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CLIMATE CHANGE AND FLOOD 2010 IN PAKISTAN

It is said, “Coming events cast their shadows before.� Scientists of the world, in government as well in private, under the umbrella of Inter Governmental Panel on Climate Change (IPCC) have confirmed that the climate of the Earth has undergone a significant change over the last 150 years or so. More people worldwide are now displaced by natural disasters than by conflict. But more and more of the devastation wrought by such natural disasters is "unnatural" in origin, caused by ecologically destructive practices and an increasing number of people living in harm's way. "By degrading forests, engineering rivers, filling in wetlands, and destabilizing the climate, we are unraveling the strands of a complex ecological safety net," said Senior Researcher and author of Unnatural Disasters Janet Abramovitz. These climate change trends are an emerging threat for our planet. Climate change has manifested in disasters of unpredictable frequency and intensity in different parts of world. Pakistan with one of the most populated developing country is facing multitude of impacts ensuing from climate change phenomenon. The Super Floods of 2010 and the cyclones of 1999 and 2007, are grim reminders of the fact that we are negotiating a serious challenge posed by climate change as result of deforestation, urbanization, pollution and high temperatures. Devastating flooding that has swamped one-fifth of Pakistan and left millions homeless is likely the worst natural disaster to date attributable to climate change. Scientists at the World Meteorological Organization (WMO) in Geneva had said that there's no doubt that higher Atlantic Ocean temperatures had contributed to the disaster begun late 2010 in Pakistan. Atmospheric anomalies that led to the floods are also directly related to the same weather phenomena that had caused the record heat wave in Russia and flooding and mudslides in western China, said Ghassem Asrar, director of the World Climate Research Programme and WMO. And if the forecasts by the Intergovernmental Panel on Climate Change (IPCC) are correct, then Pakistan's misery is just a sign of more to come, said Asrar. During the most intense storms, about a foot of rain fell over a 36-hour period. Parts of the affected areas received 180 percent of the precipitation expected in a normal monsoon cycle. Records show that the famed Indus River was at its highest water level ever recorded in the 110 years since regular record-keeping began. According to National Disaster Management Authority (NDMA) data number of displaced people was somewhere between 15 million and 20 million and thousands of people lost their lives. An estimated 11 million people were made homeless by the disaster. The floods destroyed hundreds of thousands of hectares of cultivatable land and crops in the traditional food-basket regions of Sindh and Punjab, and many farmers lost their seeds. In some areas the water stagnated on the surface for months, making planting difficult. And at least 1.2 million livestock died, crippling poor families who depended on them for food and draught power,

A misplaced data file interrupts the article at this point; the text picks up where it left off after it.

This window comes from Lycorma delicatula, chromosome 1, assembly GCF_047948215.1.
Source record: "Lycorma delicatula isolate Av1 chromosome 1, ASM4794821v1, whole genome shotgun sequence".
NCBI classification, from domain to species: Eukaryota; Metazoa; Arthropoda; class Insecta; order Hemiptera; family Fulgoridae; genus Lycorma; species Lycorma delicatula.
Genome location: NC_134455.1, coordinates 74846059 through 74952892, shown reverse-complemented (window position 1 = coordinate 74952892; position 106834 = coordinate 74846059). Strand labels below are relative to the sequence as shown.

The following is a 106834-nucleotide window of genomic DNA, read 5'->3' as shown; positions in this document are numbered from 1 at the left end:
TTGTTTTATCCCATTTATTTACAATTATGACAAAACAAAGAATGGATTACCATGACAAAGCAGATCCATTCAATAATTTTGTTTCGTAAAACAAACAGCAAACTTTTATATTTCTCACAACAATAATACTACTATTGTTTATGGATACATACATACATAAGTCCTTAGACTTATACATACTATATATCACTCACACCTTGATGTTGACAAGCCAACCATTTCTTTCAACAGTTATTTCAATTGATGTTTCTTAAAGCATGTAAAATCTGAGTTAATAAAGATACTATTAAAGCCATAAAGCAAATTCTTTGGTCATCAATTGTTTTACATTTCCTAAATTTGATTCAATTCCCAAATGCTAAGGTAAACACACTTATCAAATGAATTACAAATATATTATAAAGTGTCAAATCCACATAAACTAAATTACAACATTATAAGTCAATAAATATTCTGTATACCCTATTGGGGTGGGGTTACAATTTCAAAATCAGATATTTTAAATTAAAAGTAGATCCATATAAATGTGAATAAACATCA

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CLIMATE CHANGE AND FLOOD 2010 IN PAKISTAN according to UN estimates. The price of vegetables and other foods rose, making it harder for ordinary people to survive. The country suffered more than $10 billion in damages to infrastructure, bridges, houses and roads and human sufferings were unparalleled. The institutional tentacles of disaster response system were practically paralysed by the enormity of the floods. NDMA and its provincial and district extensions were sent into a tailspin by the disaster. Response system was developed but proved to be highly ineffective by following floods of 2011 and 2012. If the real causes are not addressed, the treatment of the physical infrastructure will leave the problem only half-solved and will not avoid future disasters. That is not to deny that the repair of the crumbled infrastructure should be the top priority, yet failing to contemplate other dimensions would amount to lack of prescience. Three key factors would determine the scale of future floods in the Indus river basin — climate change, deforestation in watershed areas and flood plains, and tampering with the river’s regime. If these long-term issues are not addressed, the Indus river basin will remain under the perennial peril of disasters, oscillating between drought and flood cycles. The unpredictability of weather is an attribute of climate change. Considering that the problem has no localized solutions, adaptation is the only option. This involves a mixture of biological, social and technical responses. Alterations in flood plains through climatically insensitive engineering works have introduced an irreversible distortion in the river regime to which floods are a sequel. In the years before Tarbela Dam was built, Sindh would receive a flood of 300,000 cusecs almost every year — and 500,000 cusecs in a number of years. This flood pattern shaped the river regime over the decades and all social and administrative systems were developed in consonance with it.

Climate change and floods 2010 pakistan  

A secondary research as a student of climate change. An effort to capture and link phenomenon of climate change and huge disaster of flood 2...

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